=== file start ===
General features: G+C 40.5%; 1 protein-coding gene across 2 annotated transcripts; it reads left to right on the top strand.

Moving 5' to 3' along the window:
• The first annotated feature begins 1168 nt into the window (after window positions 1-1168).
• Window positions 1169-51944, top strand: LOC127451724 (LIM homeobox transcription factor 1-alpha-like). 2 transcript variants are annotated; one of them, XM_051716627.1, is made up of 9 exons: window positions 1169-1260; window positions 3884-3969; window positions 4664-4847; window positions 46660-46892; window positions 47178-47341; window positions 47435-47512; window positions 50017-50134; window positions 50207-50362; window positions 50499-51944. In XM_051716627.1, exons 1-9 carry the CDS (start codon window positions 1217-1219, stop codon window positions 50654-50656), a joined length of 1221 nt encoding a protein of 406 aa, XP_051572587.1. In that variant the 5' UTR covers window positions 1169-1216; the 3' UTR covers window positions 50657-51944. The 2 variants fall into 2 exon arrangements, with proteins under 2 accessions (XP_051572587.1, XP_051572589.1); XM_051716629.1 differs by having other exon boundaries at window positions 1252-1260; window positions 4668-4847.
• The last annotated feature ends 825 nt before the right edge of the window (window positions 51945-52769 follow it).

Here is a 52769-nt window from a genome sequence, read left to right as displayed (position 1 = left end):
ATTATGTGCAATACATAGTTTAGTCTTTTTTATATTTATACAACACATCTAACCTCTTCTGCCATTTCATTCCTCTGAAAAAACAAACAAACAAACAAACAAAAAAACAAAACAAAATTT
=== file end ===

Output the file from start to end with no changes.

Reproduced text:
General features: G+C 40.5%; 1 protein-coding gene across 2 annotated transcripts; it reads left to right on the top strand.

Moving 5' to 3' along the window:
• The first annotated feature begins 1168 nt into the window (after window positions 1-1168).
• Window positions 1169-51944, top strand: LOC127451724 (LIM homeobox transcription factor 1-alpha-like). 2 transcript variants are annotated; one of them, XM_051716627.1, is made up of 9 exons: window positions 1169-1260; window positions 3884-3969; window positions 4664-4847; window positions 46660-46892; window positions 47178-47341; window positions 47435-47512; window positions 50017-50134; window positions 50207-50362; window positions 50499-51944. In XM_051716627.1, exons 1-9 carry the CDS (start codon window positions 1217-1219, stop codon window positions 50654-50656), a joined length of 1221 nt encoding a protein of 406 aa, XP_051572587.1. In that variant the 5' UTR covers window positions 1169-1216; the 3' UTR covers window positions 50657-51944. The 2 variants fall into 2 exon arrangements, with proteins under 2 accessions (XP_051572587.1, XP_051572589.1); XM_051716629.1 differs by having other exon boundaries at window positions 1252-1260; window positions 4668-4847.
• The last annotated feature ends 825 nt before the right edge of the window (window positions 51945-52769 follow it).

Here is a 52769-nt window from a genome sequence, read left to right as displayed (position 1 = left end):
ATTATGTGCAATACATAGTTTAGTCTTTTTTATATTTATACAACACATCTAACCTCTTCTGCCATTTCATTCCTCTGAAAAAACAAACAAACAAACAAACAAAAAAACAAAACAAAATTT